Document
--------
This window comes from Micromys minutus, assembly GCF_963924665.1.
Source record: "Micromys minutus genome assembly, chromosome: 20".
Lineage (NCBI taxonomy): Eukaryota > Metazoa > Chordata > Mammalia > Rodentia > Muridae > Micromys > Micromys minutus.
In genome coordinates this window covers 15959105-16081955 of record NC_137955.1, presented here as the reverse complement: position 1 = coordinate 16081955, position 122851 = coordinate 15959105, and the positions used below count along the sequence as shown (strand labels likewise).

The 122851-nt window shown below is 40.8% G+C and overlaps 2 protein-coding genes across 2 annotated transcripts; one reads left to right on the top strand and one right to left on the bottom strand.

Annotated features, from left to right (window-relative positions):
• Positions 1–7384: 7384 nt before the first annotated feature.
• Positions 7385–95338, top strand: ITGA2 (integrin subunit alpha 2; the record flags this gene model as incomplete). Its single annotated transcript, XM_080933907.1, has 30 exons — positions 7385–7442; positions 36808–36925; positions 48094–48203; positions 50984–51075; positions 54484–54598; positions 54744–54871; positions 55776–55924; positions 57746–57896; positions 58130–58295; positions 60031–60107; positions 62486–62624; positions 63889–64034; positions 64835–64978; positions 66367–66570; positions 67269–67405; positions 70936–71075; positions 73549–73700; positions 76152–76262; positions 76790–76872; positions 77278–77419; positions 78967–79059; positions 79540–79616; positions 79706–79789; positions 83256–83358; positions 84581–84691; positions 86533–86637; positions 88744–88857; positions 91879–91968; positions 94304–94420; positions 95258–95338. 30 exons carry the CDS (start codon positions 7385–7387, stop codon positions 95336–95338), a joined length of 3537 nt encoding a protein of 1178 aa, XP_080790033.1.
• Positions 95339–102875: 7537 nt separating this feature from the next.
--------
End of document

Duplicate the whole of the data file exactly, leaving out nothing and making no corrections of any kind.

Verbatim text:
This window comes from Micromys minutus, assembly GCF_963924665.1.
Source record: "Micromys minutus genome assembly, chromosome: 20".
Lineage (NCBI taxonomy): Eukaryota > Metazoa > Chordata > Mammalia > Rodentia > Muridae > Micromys > Micromys minutus.
In genome coordinates this window covers 15959105-16081955 of record NC_137955.1, presented here as the reverse complement: position 1 = coordinate 16081955, position 122851 = coordinate 15959105, and the positions used below count along the sequence as shown (strand labels likewise).

The 122851-nt window shown below is 40.8% G+C and overlaps 2 protein-coding genes across 2 annotated transcripts; one reads left to right on the top strand and one right to left on the bottom strand.

Annotated features, from left to right (window-relative positions):
• Positions 1–7384: 7384 nt before the first annotated feature.
• Positions 7385–95338, top strand: ITGA2 (integrin subunit alpha 2; the record flags this gene model as incomplete). Its single annotated transcript, XM_080933907.1, has 30 exons — positions 7385–7442; positions 36808–36925; positions 48094–48203; positions 50984–51075; positions 54484–54598; positions 54744–54871; positions 55776–55924; positions 57746–57896; positions 58130–58295; positions 60031–60107; positions 62486–62624; positions 63889–64034; positions 64835–64978; positions 66367–66570; positions 67269–67405; positions 70936–71075; positions 73549–73700; positions 76152–76262; positions 76790–76872; positions 77278–77419; positions 78967–79059; positions 79540–79616; positions 79706–79789; positions 83256–83358; positions 84581–84691; positions 86533–86637; positions 88744–88857; positions 91879–91968; positions 94304–94420; positions 95258–95338. 30 exons carry the CDS (start codon positions 7385–7387, stop codon positions 95336–95338), a joined length of 3537 nt encoding a protein of 1178 aa, XP_080790033.1.
• Positions 95339–102875: 7537 nt separating this feature from the next.